Friday, June 21, 2024


Dhaka Tribune

The issues which remain

In search of a resolution to the remaining contentious issues between Bangladesh and India. This is the final part of a four-part series on the early history of Indo-Bangla relations (1972-1975)

Update : 13 Mar 2024, 11:27 AM

After liberation in 1971, the new Indo-Bangladesh bilateral relationship faced several contentious issues. Water sharing and maritime delimitation were the most contentious topics. In Bangladeshi politics, those who aspired for good relations with India often overlooked contentious topics in favour of areas of convergence and agreement. Contentious issues were exploited by anti-India elements to stir up public sentiment against the rosy and romantic idealism of Indo-Bangla ties. 

Anti-India baiters often argue that Dhaka was unable to extract any concessions from Delhi after 1971. But this defies logic and reality. There were indeed significant concessions from the Indian side. In the second volume of his memoirs, Professor Rehman Sobhan writes about how the temporary agreement on the Farakka Barrage and the land boundary treaty were the “last great concessions” extracted by Bangabandhu from Indira Gandhi. The temporary agreement on Farakka was complemented by the Ganges water sharing treaty in 1996. 

Between 1972 and 1975, India and Bangladesh signed a plethora of agreements, including the friendship treaty, a telecoms agreement, a Trade Agreement, a nuclear deal, a protocol on inland water transit and trade, the Statute of the Joint Rivers Commission, an MoU on electricity grids, the land boundary treaty, a balance of payments agreement, and guidelines for border authorities.

Professor Sobhan writes that the political revival of defeated elements of 1971 relied not only on discrediting the Awami League, but discrediting the events of 1971 itself. In reality, Bangladesh pursued an eclectic foreign policy in the Bangabandhu era, by aspiring close ties with India and the USSR, while being equally keen to maintain strong ties with the US, West Asia, and the rest of the world. This was embodied by our foreign policy maxim of friendship to all and malice to none.   

The goodwill that Bangladesh enjoyed globally undoubtedly increased our leverage towards resolving contentious disputes. It has always been in our inherent mutual interest to not let contentious issues get in the way of the big picture.  

Farakka barrage 

The Farakka dispute centred on India’s plans to divert water that would otherwise flow into Bangladesh via the Padma River. The construction of the Farakka barrage elicited strong opposition from Bangladesh. On April 9, 1972, India and Bangladesh established a Joint Rivers Commission. The JRC’s functions are to exchange data on transboundary rivers, conduct joint studies, formulate plans for flood control and irrigation projects, and promote the utilization of water resources.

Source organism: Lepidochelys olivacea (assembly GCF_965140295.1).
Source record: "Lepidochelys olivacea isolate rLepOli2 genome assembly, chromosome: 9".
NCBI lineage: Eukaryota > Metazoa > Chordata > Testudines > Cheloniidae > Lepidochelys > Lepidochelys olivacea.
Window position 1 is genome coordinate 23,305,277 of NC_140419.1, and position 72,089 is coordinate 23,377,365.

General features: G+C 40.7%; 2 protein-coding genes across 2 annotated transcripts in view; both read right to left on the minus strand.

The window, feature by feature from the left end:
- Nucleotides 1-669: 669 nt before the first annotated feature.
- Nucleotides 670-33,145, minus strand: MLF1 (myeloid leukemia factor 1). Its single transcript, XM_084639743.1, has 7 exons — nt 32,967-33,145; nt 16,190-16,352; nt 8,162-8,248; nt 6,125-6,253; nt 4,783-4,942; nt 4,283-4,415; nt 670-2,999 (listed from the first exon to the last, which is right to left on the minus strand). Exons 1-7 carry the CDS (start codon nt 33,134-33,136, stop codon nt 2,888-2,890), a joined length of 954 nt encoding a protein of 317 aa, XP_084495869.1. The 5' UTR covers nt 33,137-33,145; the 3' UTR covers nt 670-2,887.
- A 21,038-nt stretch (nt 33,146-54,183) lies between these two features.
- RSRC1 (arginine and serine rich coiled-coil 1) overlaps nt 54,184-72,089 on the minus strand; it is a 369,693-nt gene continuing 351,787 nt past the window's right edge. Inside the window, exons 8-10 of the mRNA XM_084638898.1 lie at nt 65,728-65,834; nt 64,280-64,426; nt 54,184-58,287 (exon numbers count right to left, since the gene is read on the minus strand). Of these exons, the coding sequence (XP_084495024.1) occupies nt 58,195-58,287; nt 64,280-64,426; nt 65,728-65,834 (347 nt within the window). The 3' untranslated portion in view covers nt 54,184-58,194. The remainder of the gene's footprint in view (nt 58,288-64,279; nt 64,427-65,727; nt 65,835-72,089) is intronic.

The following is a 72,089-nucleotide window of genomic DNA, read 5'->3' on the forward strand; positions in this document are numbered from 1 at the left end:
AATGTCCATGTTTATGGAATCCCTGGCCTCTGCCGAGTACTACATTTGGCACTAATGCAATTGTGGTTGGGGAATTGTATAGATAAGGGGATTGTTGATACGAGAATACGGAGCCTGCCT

An agreement was concluded on April 18, 1974 to develop a water sharing formula. India agreed to withdraw far less water under Bangladesh’s terms compared to the proposed formula with Pakistan in 1968 which would have allowed India to withdraw more water. 

Even critics of the Awami League hailed the agreement. The Ittefaq newspaper, which was a staunch critic of Indian policies at the time, described the agreement as a “victory” for Bangladesh because it effectively safeguarded our national interest. 

Maritime delimitation 

Bangladesh became the first country in South Asia to formally declare its claim to an exclusive economic zone (EEZ). This is elaborated in the memoirs of Kamal Hossain. Bangladesh staked its claim at a time when the concept of the EEZ was being pioneered in the early 1970s. The concept was codified in the United Nations Convention on the Law of the Sea (UNCLOS) in 1982.   

The first round of maritime boundary talks was held in December 1974. India preferred the equidistance method while Bangladesh opted for equitable delimitation. The basis for Bangladesh’s position was a decision of the International Court of Justice in the North Sea Continental Shelf Case. Equitable delimitation would take into consideration not just geography, but the population and economic needs of the claimant. Further talks after 1975 did not make much headway.   

Bangladesh and India agreed to submit their dispute to arbitration in 2009. An UNCLOS tribunal settled the boundary in 2014 on the basis of proportionality, in keeping with precedents set by the Black Sea case (Romania v Ukraine) and the Bangladesh/Myanmar case at the International Tribunal for the Law of the Sea. Bangladesh was awarded 19,467sq-km out of a disputed area of 25,602sq-km, corresponding to 76% of the formerly disputed area. 

Umran Chowdhury works in the legal field.

Top Brokers


Popular Links